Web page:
DHA and children’s IQ


Human milk contains nutrients needed for infant health and development, and other components that protect against infection and inflammation, and contribute to the immune system maturation and organ development. Its composition varies from colostrum to late lactation, within feeds, between mothers, and also between term and preterm infants.

The production of human milk has different stages:

  • From mid pregnancy to delivery, breasts undergo many changes necessary for proper breastfeeding.
  • The first fluid produced by mothers after delivery is colostrum, which is rich in immunologic components and developmental factors.
  • The onset of copious milk secretion occurs day 2 or 3 to day 8 after birth (although it can be delayed in preterm delivery and obese mothers).
  • 9 days after birth, milk production remains constant and by 4 to 6 weeks postpartum, it is considered fully mature.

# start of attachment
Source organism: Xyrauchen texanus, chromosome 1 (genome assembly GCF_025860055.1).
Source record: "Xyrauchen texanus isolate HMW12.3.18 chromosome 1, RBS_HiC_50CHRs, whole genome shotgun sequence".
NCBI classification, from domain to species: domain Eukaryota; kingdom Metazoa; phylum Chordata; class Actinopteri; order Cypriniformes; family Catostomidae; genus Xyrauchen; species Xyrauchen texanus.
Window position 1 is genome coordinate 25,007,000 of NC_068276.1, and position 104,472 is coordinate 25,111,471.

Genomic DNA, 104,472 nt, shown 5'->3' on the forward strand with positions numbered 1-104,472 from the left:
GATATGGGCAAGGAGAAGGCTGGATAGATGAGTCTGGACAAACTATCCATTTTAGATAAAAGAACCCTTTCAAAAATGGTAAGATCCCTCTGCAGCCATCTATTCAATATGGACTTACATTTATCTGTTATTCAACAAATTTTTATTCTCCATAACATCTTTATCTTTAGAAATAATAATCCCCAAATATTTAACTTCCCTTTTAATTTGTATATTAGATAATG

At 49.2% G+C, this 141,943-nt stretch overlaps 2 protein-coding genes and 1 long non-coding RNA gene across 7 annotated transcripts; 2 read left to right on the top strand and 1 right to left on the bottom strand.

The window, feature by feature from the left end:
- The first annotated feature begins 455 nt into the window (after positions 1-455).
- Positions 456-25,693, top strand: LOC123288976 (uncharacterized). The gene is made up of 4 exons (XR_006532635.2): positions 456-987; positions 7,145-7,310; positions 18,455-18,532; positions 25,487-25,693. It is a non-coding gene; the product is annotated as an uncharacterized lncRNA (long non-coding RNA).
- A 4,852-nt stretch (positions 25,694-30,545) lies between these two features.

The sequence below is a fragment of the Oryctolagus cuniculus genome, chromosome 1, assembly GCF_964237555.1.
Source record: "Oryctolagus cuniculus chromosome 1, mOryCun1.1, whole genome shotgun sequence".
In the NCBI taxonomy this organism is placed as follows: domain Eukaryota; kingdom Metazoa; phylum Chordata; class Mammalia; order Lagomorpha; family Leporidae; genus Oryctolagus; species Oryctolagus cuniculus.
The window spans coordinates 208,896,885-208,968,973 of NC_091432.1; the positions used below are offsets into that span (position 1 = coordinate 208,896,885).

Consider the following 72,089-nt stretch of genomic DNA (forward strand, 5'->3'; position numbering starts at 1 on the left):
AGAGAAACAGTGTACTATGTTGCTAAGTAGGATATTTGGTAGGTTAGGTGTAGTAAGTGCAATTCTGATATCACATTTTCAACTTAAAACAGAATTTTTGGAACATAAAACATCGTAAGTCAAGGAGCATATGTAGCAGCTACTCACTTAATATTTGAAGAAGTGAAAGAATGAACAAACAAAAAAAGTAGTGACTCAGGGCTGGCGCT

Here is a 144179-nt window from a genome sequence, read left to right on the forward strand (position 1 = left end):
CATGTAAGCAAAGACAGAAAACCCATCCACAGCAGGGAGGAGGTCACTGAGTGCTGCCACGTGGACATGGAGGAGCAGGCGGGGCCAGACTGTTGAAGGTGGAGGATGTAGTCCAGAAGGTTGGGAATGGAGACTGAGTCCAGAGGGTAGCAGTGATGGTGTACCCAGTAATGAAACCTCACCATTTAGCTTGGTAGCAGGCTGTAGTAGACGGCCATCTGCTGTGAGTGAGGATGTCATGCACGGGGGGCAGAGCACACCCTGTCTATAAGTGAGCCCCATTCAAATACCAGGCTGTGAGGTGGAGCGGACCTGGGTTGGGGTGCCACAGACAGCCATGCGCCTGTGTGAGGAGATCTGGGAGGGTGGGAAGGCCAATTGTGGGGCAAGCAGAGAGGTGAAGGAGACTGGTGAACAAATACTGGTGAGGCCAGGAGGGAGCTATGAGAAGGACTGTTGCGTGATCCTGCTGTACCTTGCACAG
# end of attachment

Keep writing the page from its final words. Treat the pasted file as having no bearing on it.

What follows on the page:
• Around 40 days after last breastfeeding, milk secretion is progressively reduced.

The nutritional components of human milk derive from three sources: some originate by synthesis in the lactocyte (a milk-producing cell in the mammary epithelium), some are dietary in origin, and some originate from maternal stores. Some milk characteristics can be modified through diet in order to optimize infant growth and health. For example, maternal diet influences the DHA content of milk, which is below recommended levels in many mothers; maternal supplementation with 1 g of DHA daily significantly increases milk DHA levels, which in turn improves the dietary DHA of breastfed infants.

Duration of breastfeeding and colostrum fatty acids levels are associated with children’s intellectual quotien (IQ). Children that have received colostrum with high levels of linoleic acid (an omega-6 fatty acid) and low levels of DHA seem to have lower IQs scores at age 5-6 years than those that have received colostrum with high levels of DHA. These data show the role of early DHA intake on childhood cognition.